and "The black market [created by prohibition] produces violence, crime,
disease, corruption and death and sets up a system that makes drugs widely
available and engages our youth."
This one strives to cover
a number of the many prohibition-related problems in a breath: "Because
it doesn't work! Drugs are as plentiful as ever and almost everything
we identify as the 'drug problem' is not inherent in the drugs but is a
direct result of prohibition; such as: crime, violence, overflowing prisons,
lack of treatment facilities, corruption, third world upheaval, the evisceration
of civil rights, destroyed lives..."
Consistency is a prohibition
issue: "Why have the presently illicit drugs been selected for prohibition
while similar drugs have not?," Australia's Peter Watney wrote.
Then there is the futility
and counterproductiveness of it: "Because 60 years of the present
policy has made things worse." "Because there are more drug users
dying today than when drugs were not prohibited."
A lot of people out there
don't buy the freedom or rights argument for drugs, unfortunately (and
inconsistently), but that doesn't make it unimportant. If this is
the kind of argument you want to make, our readers had some ideas:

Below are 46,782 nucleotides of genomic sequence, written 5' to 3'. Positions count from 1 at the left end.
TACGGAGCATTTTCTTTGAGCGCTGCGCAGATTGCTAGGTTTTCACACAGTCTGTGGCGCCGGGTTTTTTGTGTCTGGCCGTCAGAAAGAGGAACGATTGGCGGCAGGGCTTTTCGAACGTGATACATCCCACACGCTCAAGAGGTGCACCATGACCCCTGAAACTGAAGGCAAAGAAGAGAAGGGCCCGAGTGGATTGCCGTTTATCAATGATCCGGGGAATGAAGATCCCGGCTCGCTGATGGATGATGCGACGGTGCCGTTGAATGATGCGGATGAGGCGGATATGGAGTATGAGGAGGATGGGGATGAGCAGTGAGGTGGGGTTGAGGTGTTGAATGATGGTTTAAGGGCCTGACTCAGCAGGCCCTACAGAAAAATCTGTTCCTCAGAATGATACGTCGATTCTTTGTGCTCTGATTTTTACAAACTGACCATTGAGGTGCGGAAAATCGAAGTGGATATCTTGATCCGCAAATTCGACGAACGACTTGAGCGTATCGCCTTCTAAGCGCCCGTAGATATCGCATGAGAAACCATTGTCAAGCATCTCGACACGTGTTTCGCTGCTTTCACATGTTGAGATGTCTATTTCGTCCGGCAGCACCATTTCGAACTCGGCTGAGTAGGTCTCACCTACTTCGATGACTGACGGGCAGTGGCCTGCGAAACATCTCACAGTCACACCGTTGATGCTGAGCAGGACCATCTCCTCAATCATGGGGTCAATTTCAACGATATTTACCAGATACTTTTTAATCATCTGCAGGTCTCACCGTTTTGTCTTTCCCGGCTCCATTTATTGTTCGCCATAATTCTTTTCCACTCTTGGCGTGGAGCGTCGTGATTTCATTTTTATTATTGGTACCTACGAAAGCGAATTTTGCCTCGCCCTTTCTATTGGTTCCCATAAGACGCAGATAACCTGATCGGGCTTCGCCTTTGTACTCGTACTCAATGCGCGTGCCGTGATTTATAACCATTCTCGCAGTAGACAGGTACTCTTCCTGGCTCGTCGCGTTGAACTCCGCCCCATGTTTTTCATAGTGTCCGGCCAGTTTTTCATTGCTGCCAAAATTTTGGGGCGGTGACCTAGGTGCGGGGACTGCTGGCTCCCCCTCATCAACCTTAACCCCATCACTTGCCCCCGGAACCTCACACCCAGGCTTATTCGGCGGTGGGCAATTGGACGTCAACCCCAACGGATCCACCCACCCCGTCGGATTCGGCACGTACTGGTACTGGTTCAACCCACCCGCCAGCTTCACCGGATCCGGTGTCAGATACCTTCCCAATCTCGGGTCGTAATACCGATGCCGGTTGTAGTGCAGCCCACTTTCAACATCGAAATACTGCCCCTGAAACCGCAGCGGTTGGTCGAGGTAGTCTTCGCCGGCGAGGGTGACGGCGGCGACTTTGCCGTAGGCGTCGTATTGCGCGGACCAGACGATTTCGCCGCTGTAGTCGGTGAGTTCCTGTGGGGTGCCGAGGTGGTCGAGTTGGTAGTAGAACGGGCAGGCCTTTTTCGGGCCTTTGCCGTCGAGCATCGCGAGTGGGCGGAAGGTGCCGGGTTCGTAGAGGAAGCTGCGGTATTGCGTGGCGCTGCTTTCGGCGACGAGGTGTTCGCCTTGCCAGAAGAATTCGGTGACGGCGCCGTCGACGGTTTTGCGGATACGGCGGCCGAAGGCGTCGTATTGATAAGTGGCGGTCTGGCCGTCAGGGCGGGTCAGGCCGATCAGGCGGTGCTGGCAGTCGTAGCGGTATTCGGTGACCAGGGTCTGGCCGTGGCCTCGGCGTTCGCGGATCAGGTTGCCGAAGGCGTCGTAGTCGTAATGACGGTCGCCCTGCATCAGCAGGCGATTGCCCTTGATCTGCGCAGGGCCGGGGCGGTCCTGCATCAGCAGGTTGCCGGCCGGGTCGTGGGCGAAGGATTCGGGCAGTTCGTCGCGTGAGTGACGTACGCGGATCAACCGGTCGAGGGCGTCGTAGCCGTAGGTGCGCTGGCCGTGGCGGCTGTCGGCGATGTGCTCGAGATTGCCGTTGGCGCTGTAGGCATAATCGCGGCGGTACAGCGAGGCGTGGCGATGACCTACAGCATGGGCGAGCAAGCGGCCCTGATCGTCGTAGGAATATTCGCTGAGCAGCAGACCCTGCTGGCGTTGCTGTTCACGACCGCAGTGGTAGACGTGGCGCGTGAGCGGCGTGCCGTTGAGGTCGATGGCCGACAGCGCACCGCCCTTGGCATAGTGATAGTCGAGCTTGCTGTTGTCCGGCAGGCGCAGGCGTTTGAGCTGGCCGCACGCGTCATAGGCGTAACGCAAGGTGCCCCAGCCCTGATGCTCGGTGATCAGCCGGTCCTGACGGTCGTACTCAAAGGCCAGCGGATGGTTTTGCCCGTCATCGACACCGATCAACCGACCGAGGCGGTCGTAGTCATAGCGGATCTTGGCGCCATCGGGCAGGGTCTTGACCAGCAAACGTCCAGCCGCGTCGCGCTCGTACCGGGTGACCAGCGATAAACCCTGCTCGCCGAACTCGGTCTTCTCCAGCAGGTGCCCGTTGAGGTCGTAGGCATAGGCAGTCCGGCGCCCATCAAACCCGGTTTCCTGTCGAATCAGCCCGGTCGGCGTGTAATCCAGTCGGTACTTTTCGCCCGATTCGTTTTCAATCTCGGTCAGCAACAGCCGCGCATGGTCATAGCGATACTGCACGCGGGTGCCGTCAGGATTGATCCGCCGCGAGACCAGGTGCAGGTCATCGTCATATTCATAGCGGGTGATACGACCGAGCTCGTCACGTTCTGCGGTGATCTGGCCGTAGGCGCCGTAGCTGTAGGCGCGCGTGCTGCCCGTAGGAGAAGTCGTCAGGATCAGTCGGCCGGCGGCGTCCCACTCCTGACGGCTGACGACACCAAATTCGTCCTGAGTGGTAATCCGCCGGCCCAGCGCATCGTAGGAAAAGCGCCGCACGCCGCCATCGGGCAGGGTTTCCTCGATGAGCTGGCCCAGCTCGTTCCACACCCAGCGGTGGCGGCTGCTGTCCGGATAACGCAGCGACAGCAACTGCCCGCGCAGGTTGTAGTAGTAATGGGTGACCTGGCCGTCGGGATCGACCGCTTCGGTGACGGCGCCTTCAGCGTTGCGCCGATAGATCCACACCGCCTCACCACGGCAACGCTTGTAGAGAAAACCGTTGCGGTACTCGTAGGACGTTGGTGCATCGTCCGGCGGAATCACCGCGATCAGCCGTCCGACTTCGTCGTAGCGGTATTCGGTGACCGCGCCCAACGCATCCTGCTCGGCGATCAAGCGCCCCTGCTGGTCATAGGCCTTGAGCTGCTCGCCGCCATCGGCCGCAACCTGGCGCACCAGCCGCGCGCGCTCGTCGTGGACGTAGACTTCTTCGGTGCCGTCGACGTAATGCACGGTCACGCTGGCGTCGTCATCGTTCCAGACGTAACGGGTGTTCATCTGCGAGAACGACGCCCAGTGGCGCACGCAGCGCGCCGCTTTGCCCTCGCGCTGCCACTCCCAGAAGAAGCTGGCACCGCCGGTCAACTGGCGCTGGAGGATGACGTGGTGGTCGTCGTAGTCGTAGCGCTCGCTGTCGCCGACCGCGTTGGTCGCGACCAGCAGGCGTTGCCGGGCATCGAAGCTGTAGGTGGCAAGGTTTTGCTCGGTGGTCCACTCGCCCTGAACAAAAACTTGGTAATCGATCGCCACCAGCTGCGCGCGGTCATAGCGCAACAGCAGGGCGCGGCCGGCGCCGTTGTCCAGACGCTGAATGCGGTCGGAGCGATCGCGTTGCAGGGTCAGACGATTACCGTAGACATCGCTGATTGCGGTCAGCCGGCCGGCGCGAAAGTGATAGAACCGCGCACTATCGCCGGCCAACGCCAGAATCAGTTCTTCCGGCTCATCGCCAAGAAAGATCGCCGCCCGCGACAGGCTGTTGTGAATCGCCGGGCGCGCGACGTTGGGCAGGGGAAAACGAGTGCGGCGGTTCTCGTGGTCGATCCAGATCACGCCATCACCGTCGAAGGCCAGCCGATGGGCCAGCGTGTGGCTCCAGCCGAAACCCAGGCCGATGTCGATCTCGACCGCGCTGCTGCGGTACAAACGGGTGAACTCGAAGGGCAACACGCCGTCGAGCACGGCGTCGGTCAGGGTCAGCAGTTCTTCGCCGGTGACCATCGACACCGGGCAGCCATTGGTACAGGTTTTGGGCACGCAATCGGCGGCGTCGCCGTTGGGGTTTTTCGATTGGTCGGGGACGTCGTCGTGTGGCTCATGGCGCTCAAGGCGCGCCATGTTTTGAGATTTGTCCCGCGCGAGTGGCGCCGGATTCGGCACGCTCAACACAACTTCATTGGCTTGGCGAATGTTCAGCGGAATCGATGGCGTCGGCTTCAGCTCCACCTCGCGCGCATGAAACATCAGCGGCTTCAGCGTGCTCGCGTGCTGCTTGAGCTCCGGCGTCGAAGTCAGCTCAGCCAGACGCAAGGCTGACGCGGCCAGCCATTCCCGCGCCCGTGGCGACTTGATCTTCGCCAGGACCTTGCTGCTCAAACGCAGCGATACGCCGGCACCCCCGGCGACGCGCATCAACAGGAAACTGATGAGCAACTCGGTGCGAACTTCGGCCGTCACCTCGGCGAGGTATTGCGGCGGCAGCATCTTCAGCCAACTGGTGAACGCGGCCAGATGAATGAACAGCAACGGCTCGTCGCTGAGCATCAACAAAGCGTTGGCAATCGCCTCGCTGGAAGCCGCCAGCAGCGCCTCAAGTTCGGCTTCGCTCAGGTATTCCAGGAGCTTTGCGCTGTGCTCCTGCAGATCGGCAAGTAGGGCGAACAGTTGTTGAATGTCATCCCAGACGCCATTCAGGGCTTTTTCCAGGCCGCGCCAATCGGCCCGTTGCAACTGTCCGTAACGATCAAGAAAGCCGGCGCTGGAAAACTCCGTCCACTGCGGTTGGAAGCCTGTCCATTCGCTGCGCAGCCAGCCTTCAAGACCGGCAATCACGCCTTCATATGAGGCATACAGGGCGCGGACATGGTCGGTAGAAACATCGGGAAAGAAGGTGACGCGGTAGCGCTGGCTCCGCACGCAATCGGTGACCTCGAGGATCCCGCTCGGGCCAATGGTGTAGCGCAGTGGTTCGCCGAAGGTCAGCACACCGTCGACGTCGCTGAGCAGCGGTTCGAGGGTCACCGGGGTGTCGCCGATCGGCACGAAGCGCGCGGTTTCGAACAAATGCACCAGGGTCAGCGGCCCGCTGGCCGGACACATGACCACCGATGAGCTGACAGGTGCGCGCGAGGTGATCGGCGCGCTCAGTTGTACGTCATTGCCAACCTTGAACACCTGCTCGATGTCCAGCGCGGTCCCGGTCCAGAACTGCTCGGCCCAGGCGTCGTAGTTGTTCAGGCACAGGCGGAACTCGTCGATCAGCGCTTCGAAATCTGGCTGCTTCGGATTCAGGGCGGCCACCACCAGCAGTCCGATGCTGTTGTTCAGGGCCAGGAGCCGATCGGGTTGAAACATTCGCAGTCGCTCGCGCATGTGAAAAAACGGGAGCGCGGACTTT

"It is my mind and body." "Freedom to pursue happiness." "Freedom
from incarceration." "Freedom to get into trouble. Freedom
*not* to get into trouble." "Under what moral authority does one
adult punish another adult for ingesting harmful substances?"
I was not thinking of marijuana-specific
arguments when I put this question out, but that is an approach that many
advocates take (because of marijuana's relative mildness and safety), and
we got some suggestions for it: "Because 800,000 Americans are arrested
each year for marijuana, which is clearly non-addictive and less harmful
than alcohol." "No one has ever died of a marijuana overdose; it
is a natural plant that has been used by humans for thousands of years.
Also, it has a number of medicinal properties." Robert Holsinger
excerpted from his blog: "Marihuana arrests mess up peoples' lives
far more frequently than the herb itself."
More short and sweet ones:
"End the drug war, save lives." "Because the fruits of drug prohibition
are crime, corruption, violence and death." "90 years and still no
light at the end of the tunnel" (Timothy Colgan of Washington state).
"When drugs are outlawed, only outlaws will have drugs" (Robert Cook).
"We've got bigger fish to fry, and better ways to spend our tax dollars"
(also Robert Cook). "It just doesn't make sense when you look at
the strategy and the results" -- good if you're not sure what someone's
beliefs are, according to the author. "Prohibition is an experiment
which has failed" (Dave Michon). "Because dealers don't ask for ID!"
"The war on drugs is a failure,
it costs billions and has not stopped anyone from getting drugs if they
want to. We should stop wasting tax money on a war that cannot be
won any more than prohibition could stop drinking."
"Anytime you make something
in demand illegal, you merely create a black market. Would you rather
the profits go to criminals or farmers and taxes?" "Who do you want
to control your children's access to drugs, drugstores or dealers?"